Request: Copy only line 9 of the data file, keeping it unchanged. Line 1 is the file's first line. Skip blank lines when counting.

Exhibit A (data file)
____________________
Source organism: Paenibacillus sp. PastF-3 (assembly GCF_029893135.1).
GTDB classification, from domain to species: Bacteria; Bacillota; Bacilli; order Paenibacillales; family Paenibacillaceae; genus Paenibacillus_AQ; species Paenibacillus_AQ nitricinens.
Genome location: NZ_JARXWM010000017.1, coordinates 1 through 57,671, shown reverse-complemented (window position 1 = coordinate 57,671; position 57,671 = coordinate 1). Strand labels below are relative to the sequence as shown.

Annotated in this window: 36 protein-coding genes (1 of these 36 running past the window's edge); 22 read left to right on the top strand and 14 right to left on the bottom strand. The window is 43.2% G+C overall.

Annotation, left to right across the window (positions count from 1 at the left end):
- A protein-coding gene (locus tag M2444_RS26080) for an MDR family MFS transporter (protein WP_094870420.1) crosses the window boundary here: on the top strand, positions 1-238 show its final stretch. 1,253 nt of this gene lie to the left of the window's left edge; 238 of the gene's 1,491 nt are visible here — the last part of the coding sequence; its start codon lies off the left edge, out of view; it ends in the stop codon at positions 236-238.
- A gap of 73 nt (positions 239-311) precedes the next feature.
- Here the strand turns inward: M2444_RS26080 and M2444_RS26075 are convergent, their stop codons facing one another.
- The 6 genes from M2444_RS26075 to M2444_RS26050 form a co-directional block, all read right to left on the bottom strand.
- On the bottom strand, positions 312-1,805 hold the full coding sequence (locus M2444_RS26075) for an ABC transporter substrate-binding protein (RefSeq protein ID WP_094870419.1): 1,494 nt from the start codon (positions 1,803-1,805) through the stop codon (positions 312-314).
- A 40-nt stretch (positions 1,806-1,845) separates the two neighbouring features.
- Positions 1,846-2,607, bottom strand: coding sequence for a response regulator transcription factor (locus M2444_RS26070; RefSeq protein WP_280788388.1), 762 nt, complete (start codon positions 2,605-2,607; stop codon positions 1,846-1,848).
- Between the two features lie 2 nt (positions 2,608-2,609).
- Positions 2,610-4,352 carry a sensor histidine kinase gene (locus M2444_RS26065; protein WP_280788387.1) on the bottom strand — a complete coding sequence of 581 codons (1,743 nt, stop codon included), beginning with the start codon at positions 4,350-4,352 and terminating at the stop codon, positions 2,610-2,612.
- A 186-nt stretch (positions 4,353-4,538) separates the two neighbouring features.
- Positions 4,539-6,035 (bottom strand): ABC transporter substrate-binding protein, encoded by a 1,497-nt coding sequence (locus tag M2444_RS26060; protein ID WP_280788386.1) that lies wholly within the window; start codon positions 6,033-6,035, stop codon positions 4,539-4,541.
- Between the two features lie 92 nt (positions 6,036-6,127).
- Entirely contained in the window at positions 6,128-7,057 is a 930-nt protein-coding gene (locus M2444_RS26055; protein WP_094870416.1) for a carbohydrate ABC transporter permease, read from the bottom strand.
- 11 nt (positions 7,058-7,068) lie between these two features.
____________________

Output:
- The 6 genes from M2444_RS26075 to M2444_RS26050 form a co-directional block, all read right to left on the bottom strand.